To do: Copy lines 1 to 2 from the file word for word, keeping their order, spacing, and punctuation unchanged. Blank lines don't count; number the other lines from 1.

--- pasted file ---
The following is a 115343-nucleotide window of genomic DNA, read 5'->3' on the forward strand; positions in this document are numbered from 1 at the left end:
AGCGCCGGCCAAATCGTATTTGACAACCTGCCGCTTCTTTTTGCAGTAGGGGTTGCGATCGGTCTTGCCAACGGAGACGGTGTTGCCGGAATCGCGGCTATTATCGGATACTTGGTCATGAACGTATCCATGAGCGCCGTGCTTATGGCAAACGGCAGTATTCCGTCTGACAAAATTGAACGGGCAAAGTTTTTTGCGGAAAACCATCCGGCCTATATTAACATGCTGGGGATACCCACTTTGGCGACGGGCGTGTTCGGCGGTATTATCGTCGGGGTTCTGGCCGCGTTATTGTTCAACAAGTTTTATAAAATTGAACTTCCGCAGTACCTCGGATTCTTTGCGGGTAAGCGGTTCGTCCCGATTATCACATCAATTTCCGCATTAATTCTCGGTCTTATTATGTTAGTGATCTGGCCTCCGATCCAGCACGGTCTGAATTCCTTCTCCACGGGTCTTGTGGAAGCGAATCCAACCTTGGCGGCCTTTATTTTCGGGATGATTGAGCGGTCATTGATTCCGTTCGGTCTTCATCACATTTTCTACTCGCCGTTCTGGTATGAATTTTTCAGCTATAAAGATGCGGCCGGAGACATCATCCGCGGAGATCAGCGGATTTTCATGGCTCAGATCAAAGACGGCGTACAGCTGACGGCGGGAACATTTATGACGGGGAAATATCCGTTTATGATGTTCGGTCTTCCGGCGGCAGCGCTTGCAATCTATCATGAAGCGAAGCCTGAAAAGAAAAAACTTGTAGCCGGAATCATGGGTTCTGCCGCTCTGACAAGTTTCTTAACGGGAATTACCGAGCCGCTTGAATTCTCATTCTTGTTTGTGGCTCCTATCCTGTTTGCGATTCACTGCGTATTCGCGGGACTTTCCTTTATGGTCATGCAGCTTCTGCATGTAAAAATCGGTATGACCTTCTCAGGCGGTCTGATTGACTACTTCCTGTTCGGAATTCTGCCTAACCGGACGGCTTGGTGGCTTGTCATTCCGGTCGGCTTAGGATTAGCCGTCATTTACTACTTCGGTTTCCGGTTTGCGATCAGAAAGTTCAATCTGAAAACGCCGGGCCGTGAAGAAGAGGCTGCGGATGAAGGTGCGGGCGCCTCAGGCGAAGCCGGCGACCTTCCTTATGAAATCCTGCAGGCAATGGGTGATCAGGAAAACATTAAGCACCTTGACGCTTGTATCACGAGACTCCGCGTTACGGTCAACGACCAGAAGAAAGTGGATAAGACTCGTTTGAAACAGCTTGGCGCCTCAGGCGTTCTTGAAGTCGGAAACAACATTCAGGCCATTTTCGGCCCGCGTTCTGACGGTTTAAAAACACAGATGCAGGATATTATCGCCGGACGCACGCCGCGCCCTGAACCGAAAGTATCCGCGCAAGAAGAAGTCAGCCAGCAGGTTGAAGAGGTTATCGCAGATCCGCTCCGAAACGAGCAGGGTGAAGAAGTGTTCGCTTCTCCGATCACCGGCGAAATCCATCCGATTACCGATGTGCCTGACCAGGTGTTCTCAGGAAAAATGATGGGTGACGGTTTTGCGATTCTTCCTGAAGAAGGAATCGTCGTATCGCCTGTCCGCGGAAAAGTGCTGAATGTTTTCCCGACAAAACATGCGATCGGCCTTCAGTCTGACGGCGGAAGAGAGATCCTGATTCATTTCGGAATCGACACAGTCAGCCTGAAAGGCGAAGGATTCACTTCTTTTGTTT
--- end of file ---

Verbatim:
The following is a 115343-nucleotide window of genomic DNA, read 5'->3' on the forward strand; positions in this document are numbered from 1 at the left end:
AGCGCCGGCCAAATCGTATTTGACAACCTGCCGCTTCTTTTTGCAGTAGGGGTTGCGATCGGTCTTGCCAACGGAGACGGTGTTGCCGGAATCGCGGCTATTATCGGATACTTGGTCATGAACGTATCCATGAGCGCCGTGCTTATGGCAAACGGCAGTATTCCGTCTGACAAAATTGAACGGGCAAAGTTTTTTGCGGAAAACCATCCGGCCTATATTAACATGCTGGGGATACCCACTTTGGCGACGGGCGTGTTCGGCGGTATTATCGTCGGGGTTCTGGCCGCGTTATTGTTCAACAAGTTTTATAAAATTGAACTTCCGCAGTACCTCGGATTCTTTGCGGGTAAGCGGTTCGTCCCGATTATCACATCAATTTCCGCATTAATTCTCGGTCTTATTATGTTAGTGATCTGGCCTCCGATCCAGCACGGTCTGAATTCCTTCTCCACGGGTCTTGTGGAAGCGAATCCAACCTTGGCGGCCTTTATTTTCGGGATGATTGAGCGGTCATTGATTCCGTTCGGTCTTCATCACATTTTCTACTCGCCGTTCTGGTATGAATTTTTCAGCTATAAAGATGCGGCCGGAGACATCATCCGCGGAGATCAGCGGATTTTCATGGCTCAGATCAAAGACGGCGTACAGCTGACGGCGGGAACATTTATGACGGGGAAATATCCGTTTATGATGTTCGGTCTTCCGGCGGCAGCGCTTGCAATCTATCATGAAGCGAAGCCTGAAAAGAAAAAACTTGTAGCCGGAATCATGGGTTCTGCCGCTCTGACAAGTTTCTTAACGGGAATTACCGAGCCGCTTGAATTCTCATTCTTGTTTGTGGCTCCTATCCTGTTTGCGATTCACTGCGTATTCGCGGGACTTTCCTTTATGGTCATGCAGCTTCTGCATGTAAAAATCGGTATGACCTTCTCAGGCGGTCTGATTGACTACTTCCTGTTCGGAATTCTGCCTAACCGGACGGCTTGGTGGCTTGTCATTCCGGTCGGCTTAGGATTAGCCGTCATTTACTACTTCGGTTTCCGGTTTGCGATCAGAAAGTTCAATCTGAAAACGCCGGGCCGTGAAGAAGAGGCTGCGGATGAAGGTGCGGGCGCCTCAGGCGAAGCCGGCGACCTTCCTTATGAAATCCTGCAGGCAATGGGTGATCAGGAAAACATTAAGCACCTTGACGCTTGTATCACGAGACTCCGCGTTACGGTCAACGACCAGAAGAAAGTGGATAAGACTCGTTTGAAACAGCTTGGCGCCTCAGGCGTTCTTGAAGTCGGAAACAACATTCAGGCCATTTTCGGCCCGCGTTCTGACGGTTTAAAAACACAGATGCAGGATATTATCGCCGGACGCACGCCGCGCCCTGAACCGAAAGTATCCGCGCAAGAAGAAGTCAGCCAGCAGGTTGAAGAGGTTATCGCAGATCCGCTCCGAAACGAGCAGGGTGAAGAAGTGTTCGCTTCTCCGATCACCGGCGAAATCCATCCGATTACCGATGTGCCTGACCAGGTGTTCTCAGGAAAAATGATGGGTGACGGTTTTGCGATTCTTCCTGAAGAAGGAATCGTCGTATCGCCTGTCCGCGGAAAAGTGCTGAATGTTTTCCCGACAAAACATGCGATCGGCCTTCAGTCTGACGGCGGAAGAGAGATCCTGATTCATTTCGGAATCGACACAGTCAGCCTGAAAGGCGAAGGATTCACTTCTTTTGTTT